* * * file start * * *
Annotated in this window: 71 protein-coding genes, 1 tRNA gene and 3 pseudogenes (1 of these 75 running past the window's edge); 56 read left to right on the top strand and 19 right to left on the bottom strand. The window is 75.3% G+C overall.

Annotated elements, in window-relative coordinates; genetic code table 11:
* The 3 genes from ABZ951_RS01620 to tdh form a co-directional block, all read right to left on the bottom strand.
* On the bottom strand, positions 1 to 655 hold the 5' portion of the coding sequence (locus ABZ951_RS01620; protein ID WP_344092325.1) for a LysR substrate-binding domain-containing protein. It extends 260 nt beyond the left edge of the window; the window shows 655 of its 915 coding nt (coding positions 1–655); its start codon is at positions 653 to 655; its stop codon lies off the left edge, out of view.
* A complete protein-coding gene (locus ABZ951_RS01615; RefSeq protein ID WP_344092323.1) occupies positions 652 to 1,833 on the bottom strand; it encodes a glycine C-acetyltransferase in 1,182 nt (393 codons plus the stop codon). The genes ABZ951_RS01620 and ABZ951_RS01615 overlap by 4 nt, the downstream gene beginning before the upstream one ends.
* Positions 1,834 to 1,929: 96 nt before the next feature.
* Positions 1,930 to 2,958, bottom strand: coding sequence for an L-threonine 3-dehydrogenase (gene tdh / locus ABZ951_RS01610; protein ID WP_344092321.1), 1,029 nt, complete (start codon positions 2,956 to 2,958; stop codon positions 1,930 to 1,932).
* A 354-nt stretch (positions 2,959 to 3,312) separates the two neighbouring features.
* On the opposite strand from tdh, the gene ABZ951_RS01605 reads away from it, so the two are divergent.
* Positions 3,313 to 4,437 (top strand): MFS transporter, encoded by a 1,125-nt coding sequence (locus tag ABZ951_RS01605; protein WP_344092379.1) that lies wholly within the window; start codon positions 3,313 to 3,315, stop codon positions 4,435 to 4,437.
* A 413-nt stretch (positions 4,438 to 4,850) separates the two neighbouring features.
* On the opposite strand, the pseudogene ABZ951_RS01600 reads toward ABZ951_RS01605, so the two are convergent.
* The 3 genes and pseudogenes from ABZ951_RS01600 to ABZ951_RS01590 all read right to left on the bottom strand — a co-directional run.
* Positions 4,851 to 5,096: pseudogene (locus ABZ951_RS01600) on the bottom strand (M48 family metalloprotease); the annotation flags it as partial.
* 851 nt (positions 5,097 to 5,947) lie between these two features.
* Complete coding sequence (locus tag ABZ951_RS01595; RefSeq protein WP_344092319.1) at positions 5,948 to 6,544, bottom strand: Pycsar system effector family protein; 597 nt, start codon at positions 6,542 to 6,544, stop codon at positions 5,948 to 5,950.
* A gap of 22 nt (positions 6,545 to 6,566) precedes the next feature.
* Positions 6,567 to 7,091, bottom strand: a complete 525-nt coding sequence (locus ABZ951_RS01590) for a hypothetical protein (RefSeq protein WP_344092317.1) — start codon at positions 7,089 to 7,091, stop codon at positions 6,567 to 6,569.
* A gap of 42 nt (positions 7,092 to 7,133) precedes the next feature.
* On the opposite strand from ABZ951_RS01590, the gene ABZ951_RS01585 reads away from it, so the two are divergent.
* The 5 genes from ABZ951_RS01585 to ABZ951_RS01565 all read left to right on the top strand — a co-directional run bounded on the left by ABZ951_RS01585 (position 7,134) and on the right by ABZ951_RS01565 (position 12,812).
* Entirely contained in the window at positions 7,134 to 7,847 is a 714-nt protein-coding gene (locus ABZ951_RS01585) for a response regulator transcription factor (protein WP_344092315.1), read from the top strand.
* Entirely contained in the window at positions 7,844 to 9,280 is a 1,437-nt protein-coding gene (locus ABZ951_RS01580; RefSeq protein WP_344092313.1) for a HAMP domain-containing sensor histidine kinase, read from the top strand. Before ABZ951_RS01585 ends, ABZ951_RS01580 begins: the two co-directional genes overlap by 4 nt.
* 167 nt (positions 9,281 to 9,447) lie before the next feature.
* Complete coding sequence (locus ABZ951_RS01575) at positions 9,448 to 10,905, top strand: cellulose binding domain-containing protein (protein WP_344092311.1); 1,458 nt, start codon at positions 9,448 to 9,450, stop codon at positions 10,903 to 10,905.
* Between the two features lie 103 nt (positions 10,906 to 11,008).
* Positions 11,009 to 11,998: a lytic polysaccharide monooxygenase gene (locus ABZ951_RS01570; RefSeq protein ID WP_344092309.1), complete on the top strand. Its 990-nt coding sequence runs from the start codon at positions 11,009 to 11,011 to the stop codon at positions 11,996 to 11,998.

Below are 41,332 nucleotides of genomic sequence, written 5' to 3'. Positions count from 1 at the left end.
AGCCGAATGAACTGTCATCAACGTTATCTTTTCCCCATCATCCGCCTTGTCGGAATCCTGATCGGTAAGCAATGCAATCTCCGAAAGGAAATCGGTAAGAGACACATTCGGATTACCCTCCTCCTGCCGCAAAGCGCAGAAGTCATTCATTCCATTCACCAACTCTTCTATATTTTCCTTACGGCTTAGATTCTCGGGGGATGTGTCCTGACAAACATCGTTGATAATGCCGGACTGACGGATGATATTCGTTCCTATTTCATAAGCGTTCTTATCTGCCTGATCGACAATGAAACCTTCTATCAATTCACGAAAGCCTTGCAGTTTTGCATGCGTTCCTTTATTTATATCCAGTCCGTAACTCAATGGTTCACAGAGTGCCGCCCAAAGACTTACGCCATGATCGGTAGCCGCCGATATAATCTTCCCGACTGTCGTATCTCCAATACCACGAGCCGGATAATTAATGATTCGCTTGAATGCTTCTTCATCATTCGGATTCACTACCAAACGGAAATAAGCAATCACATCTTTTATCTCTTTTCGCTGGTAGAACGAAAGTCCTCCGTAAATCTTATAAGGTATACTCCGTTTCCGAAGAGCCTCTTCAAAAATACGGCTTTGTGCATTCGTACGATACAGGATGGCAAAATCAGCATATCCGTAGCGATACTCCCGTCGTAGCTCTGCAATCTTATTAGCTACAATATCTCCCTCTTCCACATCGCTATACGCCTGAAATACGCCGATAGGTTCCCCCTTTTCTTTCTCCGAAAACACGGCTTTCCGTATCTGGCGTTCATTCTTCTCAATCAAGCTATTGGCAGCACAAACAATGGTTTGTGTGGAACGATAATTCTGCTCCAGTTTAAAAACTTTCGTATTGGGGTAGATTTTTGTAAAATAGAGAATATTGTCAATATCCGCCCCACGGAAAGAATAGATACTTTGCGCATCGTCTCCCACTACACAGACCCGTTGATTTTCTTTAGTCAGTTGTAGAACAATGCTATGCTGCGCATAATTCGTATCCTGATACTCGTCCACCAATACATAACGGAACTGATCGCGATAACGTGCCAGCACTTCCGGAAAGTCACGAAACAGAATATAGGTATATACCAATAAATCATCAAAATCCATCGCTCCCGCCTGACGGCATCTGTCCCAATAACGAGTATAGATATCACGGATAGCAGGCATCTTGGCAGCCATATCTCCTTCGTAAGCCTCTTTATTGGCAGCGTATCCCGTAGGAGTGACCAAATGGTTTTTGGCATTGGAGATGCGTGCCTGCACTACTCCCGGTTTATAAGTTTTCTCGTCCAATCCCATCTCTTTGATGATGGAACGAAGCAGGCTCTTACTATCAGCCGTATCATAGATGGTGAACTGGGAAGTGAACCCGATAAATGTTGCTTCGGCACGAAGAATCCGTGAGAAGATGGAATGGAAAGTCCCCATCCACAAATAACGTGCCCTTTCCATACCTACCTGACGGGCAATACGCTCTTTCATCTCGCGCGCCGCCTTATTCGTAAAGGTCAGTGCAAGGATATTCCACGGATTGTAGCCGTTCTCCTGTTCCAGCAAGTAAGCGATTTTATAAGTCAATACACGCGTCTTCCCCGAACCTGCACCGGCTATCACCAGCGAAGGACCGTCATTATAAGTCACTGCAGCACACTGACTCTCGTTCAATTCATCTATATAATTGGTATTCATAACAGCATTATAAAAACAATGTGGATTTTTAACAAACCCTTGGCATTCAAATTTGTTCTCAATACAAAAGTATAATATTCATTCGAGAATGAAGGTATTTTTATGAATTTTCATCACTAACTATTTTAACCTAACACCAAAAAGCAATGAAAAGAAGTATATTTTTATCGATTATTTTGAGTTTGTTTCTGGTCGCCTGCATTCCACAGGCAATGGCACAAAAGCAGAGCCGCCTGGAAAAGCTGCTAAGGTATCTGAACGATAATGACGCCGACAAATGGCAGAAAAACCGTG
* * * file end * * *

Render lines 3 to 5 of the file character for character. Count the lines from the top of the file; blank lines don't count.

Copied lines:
* The 3 genes from ABZ951_RS01620 to tdh form a co-directional block, all read right to left on the bottom strand.
* On the bottom strand, positions 1 to 655 hold the 5' portion of the coding sequence (locus ABZ951_RS01620; protein ID WP_344092325.1) for a LysR substrate-binding domain-containing protein. It extends 260 nt beyond the left edge of the window; the window shows 655 of its 915 coding nt (coding positions 1–655); its start codon is at positions 653 to 655; its stop codon lies off the left edge, out of view.
* A complete protein-coding gene (locus ABZ951_RS01615; RefSeq protein ID WP_344092323.1) occupies positions 652 to 1,833 on the bottom strand; it encodes a glycine C-acetyltransferase in 1,182 nt (393 codons plus the stop codon). The genes ABZ951_RS01620 and ABZ951_RS01615 overlap by 4 nt, the downstream gene beginning before the upstream one ends.